Bad Apples

In 2009 Martin and I carefully selected certain species of apples trees that would thrive in our soil. Then we nurtured our saplings. We watered, weeded and sprayed them. Warded off pests. We treated them with love. Like our kids.

Yea, right.

Enough fiction. We plugged the plants into the ground and cordoned them off with a roll of sagging chicken wire — a vague effort to stagger the deer. Then we left the apple trees alone to cope. To wilt despairingly in summer drought, and serve as snacks for insects and deer — the latter of whom deftly bent over the chicken wire.

Through it all the apple trees survived and this summer we glimpsed at bits of red weighing down the limp young branches.

Last week Brynn and I ventured into the sheep field, pried back a corner of wire and harvested the crop.

And all of our efforts were rewarded with…

….the ugliest apples to ever sprout from a tree.

They are blighted, spotted from insect infestation and pocked with peculiar, human-like warts. Not to mention, they are stunted and hopelessly deformed.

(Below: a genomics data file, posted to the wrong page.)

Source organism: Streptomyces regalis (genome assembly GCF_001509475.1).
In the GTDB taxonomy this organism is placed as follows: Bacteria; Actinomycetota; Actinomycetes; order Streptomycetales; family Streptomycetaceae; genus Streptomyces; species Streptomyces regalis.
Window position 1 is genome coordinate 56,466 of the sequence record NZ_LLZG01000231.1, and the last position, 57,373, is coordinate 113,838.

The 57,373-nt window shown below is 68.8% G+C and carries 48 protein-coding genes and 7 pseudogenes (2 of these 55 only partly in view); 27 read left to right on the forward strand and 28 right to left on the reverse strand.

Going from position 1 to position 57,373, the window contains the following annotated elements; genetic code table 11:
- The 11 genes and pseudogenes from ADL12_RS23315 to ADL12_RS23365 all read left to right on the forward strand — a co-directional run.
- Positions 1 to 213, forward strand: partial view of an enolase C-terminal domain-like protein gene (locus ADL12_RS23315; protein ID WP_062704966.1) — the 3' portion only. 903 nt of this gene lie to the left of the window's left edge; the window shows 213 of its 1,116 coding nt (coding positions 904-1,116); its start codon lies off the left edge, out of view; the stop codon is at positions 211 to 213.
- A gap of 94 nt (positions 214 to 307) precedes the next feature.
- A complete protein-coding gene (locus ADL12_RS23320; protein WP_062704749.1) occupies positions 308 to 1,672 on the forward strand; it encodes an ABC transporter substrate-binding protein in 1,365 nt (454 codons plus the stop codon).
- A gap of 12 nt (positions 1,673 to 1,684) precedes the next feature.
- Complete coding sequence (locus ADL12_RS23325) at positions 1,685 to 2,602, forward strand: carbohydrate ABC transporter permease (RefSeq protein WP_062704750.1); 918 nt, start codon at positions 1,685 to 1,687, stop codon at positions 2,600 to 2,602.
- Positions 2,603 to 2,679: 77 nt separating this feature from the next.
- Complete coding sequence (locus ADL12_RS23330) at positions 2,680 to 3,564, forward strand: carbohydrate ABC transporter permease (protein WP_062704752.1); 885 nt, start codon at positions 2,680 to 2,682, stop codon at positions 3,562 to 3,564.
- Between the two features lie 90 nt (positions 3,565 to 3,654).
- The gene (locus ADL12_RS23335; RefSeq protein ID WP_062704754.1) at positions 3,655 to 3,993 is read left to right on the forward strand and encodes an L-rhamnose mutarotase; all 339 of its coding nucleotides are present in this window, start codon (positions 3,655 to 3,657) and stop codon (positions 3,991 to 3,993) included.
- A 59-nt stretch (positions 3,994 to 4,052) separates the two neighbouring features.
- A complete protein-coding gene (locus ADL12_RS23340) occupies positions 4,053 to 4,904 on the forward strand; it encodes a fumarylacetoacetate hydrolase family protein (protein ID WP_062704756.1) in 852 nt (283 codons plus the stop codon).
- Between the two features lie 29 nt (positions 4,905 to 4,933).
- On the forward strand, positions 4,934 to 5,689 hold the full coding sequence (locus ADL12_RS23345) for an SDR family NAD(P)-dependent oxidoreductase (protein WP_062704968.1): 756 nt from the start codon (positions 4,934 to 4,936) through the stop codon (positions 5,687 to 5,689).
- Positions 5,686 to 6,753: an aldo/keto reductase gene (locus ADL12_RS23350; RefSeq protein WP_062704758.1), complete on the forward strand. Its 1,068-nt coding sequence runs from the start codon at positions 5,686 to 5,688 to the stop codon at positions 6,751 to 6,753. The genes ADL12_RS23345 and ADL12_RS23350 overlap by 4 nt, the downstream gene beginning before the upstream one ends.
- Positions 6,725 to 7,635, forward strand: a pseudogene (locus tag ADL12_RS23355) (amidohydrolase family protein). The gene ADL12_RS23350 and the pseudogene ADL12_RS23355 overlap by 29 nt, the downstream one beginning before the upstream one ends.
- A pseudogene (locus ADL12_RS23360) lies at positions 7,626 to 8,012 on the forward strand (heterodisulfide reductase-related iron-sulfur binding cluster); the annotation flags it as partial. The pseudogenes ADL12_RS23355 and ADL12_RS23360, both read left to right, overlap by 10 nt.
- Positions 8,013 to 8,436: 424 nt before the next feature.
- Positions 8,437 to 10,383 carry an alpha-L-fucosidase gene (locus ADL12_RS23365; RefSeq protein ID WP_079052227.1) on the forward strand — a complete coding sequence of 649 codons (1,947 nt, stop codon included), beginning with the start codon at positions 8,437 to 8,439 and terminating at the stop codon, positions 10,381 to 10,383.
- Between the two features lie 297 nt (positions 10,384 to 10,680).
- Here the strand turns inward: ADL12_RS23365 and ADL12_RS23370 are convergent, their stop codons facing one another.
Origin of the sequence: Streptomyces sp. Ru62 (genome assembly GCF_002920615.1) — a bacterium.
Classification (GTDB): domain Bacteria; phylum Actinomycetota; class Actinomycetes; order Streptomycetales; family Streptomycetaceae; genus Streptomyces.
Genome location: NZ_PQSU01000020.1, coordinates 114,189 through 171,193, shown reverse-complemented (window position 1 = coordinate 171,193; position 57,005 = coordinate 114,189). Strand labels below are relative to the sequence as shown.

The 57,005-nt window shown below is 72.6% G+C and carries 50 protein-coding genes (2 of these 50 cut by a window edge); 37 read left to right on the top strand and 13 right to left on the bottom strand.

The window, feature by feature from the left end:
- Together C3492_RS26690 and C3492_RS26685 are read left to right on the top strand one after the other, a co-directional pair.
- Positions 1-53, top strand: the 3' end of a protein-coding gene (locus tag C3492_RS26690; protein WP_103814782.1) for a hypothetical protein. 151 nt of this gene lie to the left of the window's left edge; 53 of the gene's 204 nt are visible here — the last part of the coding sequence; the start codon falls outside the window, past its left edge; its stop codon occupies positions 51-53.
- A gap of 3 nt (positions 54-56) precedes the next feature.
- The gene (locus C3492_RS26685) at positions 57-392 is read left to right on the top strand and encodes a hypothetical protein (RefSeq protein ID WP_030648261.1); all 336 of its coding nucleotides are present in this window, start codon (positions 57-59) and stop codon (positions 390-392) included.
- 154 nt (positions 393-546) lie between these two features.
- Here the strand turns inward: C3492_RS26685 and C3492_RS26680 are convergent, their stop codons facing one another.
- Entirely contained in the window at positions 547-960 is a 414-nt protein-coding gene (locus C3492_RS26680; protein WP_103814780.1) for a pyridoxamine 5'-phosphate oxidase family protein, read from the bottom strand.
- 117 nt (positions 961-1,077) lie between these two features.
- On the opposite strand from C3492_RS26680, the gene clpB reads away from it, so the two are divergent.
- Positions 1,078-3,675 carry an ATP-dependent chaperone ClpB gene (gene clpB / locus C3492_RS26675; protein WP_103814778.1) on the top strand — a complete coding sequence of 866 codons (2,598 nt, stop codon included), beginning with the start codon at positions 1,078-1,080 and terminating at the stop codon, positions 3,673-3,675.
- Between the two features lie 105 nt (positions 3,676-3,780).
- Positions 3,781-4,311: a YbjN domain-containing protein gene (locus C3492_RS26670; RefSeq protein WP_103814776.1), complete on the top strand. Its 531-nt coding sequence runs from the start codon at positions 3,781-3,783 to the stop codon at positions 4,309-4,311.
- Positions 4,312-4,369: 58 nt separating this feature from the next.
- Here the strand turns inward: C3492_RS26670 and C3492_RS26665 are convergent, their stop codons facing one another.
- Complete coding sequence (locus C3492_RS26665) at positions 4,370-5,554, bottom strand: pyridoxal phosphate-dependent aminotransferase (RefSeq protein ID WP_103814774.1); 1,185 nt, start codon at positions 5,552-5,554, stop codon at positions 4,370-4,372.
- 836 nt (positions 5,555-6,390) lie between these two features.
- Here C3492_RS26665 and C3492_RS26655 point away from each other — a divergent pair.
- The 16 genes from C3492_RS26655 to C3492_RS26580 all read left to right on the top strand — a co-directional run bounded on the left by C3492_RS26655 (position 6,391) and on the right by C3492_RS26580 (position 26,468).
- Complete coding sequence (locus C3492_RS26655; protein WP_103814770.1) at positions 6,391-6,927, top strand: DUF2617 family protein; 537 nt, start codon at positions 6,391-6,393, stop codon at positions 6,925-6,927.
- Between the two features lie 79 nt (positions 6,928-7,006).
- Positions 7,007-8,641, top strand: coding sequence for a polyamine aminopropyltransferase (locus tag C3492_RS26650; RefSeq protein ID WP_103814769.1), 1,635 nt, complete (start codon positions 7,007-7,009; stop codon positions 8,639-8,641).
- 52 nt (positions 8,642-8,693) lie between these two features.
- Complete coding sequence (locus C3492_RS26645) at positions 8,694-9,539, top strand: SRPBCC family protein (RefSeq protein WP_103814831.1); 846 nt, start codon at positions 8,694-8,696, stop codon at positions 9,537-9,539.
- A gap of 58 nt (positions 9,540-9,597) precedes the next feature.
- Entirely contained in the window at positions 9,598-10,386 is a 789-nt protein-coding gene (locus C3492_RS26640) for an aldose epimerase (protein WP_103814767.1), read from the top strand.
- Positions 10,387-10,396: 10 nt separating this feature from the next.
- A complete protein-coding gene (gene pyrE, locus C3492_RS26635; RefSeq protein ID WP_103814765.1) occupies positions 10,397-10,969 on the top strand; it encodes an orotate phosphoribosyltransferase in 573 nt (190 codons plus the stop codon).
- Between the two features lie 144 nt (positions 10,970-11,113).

“They look like a bunch of butts,” our friend Mike remarked.

Which is why we call them the “butt apples.”

What a lovely centerpiece…

Much to my surprise, no one wanted to sample these home-grown, organic gems.

I felt obligated. And guess what?

They taste great! They are sweet and crunchy — as good as any store-bought fuji…

…if you can get past the deformed, warty, insect damage.

See? Yum… and I’m still alive.

Coincidentally, shortly after we harvested our fruit, Hadley showed me her homework assignment which read as follows:

Send one apple with your child….their favorite type to eat…in a bag labeled with their name. We will be tasting different varieties as well as graphing them in different ways.”

I’m tempted to send Hadley to school with a butt apple; I imagine the teacher’s horrified expression as she fishes one of these beauties from the bag.

But I will spare Hadley the embarrassment.

I’ve got plenty of other opportunities to humiliate her in the future.